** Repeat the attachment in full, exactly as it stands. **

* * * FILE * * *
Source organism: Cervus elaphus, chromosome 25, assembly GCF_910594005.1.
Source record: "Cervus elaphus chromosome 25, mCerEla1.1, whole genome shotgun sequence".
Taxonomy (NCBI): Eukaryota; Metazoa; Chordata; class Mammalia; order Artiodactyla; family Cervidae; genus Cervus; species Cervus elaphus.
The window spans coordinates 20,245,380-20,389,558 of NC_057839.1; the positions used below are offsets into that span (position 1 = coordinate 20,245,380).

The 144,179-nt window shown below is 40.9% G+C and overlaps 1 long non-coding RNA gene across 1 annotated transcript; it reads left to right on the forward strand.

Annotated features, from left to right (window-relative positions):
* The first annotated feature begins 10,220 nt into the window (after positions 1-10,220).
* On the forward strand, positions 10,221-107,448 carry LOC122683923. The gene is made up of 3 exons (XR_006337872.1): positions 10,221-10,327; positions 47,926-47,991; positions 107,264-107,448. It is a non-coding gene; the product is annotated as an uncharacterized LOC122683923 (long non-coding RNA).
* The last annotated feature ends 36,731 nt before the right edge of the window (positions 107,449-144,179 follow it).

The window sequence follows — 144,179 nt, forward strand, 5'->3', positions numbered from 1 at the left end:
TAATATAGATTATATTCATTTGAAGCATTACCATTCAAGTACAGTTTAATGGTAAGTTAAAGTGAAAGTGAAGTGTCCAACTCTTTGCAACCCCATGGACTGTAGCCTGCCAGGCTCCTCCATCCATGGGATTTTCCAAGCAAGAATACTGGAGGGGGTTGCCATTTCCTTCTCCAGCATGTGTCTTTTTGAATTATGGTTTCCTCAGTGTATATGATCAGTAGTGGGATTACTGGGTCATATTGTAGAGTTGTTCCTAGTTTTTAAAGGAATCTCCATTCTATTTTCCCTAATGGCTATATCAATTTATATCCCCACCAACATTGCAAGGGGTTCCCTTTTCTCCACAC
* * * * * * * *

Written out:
Source organism: Cervus elaphus, chromosome 25, assembly GCF_910594005.1.
Source record: "Cervus elaphus chromosome 25, mCerEla1.1, whole genome shotgun sequence".
Taxonomy (NCBI): Eukaryota; Metazoa; Chordata; class Mammalia; order Artiodactyla; family Cervidae; genus Cervus; species Cervus elaphus.
The window spans coordinates 20,245,380-20,389,558 of NC_057839.1; the positions used below are offsets into that span (position 1 = coordinate 20,245,380).

The 144,179-nt window shown below is 40.9% G+C and overlaps 1 long non-coding RNA gene across 1 annotated transcript; it reads left to right on the forward strand.

Annotated features, from left to right (window-relative positions):
* The first annotated feature begins 10,220 nt into the window (after positions 1-10,220).
* On the forward strand, positions 10,221-107,448 carry LOC122683923. The gene is made up of 3 exons (XR_006337872.1): positions 10,221-10,327; positions 47,926-47,991; positions 107,264-107,448. It is a non-coding gene; the product is annotated as an uncharacterized LOC122683923 (long non-coding RNA).
* The last annotated feature ends 36,731 nt before the right edge of the window (positions 107,449-144,179 follow it).

The window sequence follows — 144,179 nt, forward strand, 5'->3', positions numbered from 1 at the left end:
TAATATAGATTATATTCATTTGAAGCATTACCATTCAAGTACAGTTTAATGGTAAGTTAAAGTGAAAGTGAAGTGTCCAACTCTTTGCAACCCCATGGACTGTAGCCTGCCAGGCTCCTCCATCCATGGGATTTTCCAAGCAAGAATACTGGAGGGGGTTGCCATTTCCTTCTCCAGCATGTGTCTTTTTGAATTATGGTTTCCTCAGTGTATATGATCAGTAGTGGGATTACTGGGTCATATTGTAGAGTTGTTCCTAGTTTTTAAAGGAATCTCCATTCTATTTTCCCTAATGGCTATATCAATTTATATCCCCACCAACATTGCAAGGGGTTCCCTTTTCTCCACAC